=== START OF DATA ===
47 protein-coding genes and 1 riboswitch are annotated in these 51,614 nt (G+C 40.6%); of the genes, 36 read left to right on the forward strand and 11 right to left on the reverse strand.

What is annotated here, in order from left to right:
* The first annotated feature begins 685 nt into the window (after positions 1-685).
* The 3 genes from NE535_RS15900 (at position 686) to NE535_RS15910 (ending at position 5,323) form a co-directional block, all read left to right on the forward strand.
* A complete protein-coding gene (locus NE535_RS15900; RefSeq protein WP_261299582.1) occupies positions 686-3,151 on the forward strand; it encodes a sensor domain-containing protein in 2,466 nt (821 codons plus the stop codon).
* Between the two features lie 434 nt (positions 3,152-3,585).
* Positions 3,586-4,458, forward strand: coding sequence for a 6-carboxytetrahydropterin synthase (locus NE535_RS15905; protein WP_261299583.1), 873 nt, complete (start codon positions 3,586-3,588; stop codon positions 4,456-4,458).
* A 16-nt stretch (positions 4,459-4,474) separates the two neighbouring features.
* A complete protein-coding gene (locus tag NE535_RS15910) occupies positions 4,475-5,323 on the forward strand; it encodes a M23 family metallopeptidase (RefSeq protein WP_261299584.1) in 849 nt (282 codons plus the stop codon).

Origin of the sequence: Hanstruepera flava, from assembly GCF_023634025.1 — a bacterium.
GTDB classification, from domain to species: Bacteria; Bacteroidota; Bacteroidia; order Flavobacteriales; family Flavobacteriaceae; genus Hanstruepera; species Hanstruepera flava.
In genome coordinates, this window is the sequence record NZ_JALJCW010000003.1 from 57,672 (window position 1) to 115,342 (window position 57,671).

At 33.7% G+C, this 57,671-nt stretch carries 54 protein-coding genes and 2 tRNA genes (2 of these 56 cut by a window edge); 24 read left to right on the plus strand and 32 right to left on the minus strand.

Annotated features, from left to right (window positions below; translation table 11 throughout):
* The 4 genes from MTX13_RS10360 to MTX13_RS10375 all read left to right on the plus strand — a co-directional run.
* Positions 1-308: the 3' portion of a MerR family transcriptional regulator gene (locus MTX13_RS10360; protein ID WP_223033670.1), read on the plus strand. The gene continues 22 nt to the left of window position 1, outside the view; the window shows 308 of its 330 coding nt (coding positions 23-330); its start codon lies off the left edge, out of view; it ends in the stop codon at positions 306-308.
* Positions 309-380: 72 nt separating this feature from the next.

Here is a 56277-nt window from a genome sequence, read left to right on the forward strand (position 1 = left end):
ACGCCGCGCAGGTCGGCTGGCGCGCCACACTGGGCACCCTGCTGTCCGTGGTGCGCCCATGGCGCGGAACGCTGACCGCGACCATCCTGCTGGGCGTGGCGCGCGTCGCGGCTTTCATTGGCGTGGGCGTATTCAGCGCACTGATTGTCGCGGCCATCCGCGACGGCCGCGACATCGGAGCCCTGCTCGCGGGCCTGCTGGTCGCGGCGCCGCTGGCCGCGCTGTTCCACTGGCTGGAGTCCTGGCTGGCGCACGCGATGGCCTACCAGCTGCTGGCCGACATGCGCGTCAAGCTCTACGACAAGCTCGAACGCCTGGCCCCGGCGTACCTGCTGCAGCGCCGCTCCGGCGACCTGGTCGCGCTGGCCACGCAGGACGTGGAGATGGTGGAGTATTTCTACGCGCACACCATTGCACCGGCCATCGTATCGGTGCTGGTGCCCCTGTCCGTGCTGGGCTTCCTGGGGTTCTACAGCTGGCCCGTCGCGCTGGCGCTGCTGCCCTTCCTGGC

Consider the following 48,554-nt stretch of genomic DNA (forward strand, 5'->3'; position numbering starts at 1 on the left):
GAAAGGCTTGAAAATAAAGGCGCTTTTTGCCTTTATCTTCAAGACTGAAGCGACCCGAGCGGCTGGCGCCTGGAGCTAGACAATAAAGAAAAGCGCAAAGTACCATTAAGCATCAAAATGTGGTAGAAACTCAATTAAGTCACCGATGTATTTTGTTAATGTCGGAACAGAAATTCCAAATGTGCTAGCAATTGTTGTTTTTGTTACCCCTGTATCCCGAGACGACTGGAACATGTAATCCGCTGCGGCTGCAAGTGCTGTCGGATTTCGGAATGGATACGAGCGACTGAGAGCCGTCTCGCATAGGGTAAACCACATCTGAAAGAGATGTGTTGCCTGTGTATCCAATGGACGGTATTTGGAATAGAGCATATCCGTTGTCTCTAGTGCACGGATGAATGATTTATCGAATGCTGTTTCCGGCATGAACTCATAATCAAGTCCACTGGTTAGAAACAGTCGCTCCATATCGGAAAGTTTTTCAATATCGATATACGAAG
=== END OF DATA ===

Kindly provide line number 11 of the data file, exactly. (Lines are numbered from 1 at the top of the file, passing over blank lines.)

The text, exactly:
GTDB classification, from domain to species: Bacteria; Bacteroidota; Bacteroidia; order Flavobacteriales; family Flavobacteriaceae; genus Hanstruepera; species Hanstruepera flava.